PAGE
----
Dr. Robert M. Metcalfe joined Polaris in 2001 and is a general partner in our Waltham office.
He holds the position of Professor of Electrical Engineering and Director of Innovation at The University of Texas at Austin
Experience: Bob had three careers in technological innovation before becoming a venture capitalist:
While an engineer-scientist (1965-1979), Bob helped pioneer the Internet. In 1973, at the Xerox Palo Alto Research Center, he invented Ethernet, the local-area networking (LAN) standard on which he shares four patents. Now, 35 years later, about 350 million new Ethernet ports are shipped annually.
While an entrepreneur-executive (1979-1990), Bob founded 3Com Corporation, the billion-dollar networking company where at various times he was Chairman, CEO, division general manager, and vice president of engineering, sales, and marketing.
While a publisher-pundit (1990-2000), Bob was CEO of IDG’s InfoWorld Publishing Company (1992-1995). For eight years, he opined about the Internet in an InfoWorld column read weekly by half a million information technologists.
Bob’s books include Packet Communication, Beyond Calculation, and Internet Collapses.
Boards: Bob serves on the boards of Polaris-backed start-ups including 1366, Ember, Greenfuel, Infinite Power Solutions, Mintera, SiCortex, and SiOnyx. Bob is a director-trustee-advisor to Avistar, St. Markâ€™s School, USC Stevens, MIT, MITâ€™s Technology Review Magazine, MIT’s McGovern Institute for Brain Research, and the MIT Energy Initiative.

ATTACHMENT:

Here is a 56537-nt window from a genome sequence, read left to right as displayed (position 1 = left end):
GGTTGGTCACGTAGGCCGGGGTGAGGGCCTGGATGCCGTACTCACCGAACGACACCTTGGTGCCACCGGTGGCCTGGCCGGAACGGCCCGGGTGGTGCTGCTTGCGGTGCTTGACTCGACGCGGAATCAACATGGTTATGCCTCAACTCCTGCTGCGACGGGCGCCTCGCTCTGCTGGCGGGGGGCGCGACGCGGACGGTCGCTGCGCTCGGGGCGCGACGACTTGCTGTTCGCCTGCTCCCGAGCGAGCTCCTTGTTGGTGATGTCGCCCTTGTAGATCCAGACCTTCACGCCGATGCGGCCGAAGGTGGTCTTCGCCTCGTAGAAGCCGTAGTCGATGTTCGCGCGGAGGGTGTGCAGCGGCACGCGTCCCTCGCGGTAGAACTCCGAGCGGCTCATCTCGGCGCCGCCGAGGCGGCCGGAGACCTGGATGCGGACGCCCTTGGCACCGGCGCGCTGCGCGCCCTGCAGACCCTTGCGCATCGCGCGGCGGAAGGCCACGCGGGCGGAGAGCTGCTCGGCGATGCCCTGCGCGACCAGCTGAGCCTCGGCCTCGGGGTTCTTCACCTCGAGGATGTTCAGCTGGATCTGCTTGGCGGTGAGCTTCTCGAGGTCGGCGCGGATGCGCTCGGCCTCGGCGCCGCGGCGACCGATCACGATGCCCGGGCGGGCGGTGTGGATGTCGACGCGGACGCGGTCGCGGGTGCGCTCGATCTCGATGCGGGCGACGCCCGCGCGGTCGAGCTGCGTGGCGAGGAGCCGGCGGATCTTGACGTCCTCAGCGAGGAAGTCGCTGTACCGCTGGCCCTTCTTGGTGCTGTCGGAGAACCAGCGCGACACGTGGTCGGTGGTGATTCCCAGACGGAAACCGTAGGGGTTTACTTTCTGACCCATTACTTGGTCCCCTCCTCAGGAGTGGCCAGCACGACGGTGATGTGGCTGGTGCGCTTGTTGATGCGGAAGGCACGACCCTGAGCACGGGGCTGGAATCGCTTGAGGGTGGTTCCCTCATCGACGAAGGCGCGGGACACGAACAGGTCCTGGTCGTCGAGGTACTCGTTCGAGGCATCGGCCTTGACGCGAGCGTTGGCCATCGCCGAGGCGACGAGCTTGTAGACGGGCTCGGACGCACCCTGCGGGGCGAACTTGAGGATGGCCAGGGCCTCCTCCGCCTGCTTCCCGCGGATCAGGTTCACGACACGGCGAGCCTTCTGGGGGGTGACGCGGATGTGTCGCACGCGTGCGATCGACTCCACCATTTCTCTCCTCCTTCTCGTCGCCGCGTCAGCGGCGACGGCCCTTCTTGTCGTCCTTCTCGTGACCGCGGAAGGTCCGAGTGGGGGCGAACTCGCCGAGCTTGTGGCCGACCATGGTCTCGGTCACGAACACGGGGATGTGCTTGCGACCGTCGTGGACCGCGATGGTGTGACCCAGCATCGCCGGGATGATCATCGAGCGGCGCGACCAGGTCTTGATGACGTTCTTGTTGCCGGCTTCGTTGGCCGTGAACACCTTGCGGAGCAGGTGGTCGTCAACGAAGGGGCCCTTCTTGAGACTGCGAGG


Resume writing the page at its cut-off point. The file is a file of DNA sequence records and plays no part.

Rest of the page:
Education: Bob graduated from the Massachusetts Institute of Technology in 1969 with two bachelor degrees, in electrical engineering and in industrial management. He received a master degree in applied mathematics from Harvard University in 1970. In 1973, he received his Ph.D. in computer science from Harvard, where his dissertation was Packet Communication.
Awards: In 1980, Bob received the Hopper Award from the Association for Computing Machinery (ACM). In 1988, he received the Bell Medal from the Institute of Electrical and Electronics Engineers (IEEE). In 1995, Bob was elected to the American Academy of Arts and Sciences. In 1996, he received the IEEE’s Medal of Honor. In 1997, he was elected to the National Academy of Engineering, and in 1999, to the International Engineering Consortium. In 2003, Bob received the Marconi Prize and was inducted into the Bay Shore High School Hall of Fame. In a 2005, Bob received the National Medal of Technology for his “leadership in the invention, standardization, and commercialization of Ethernet.” Bob entered the National Inventors Hall of Fame in 2007 and the Computer History Museum Hall of Fellows in 2008.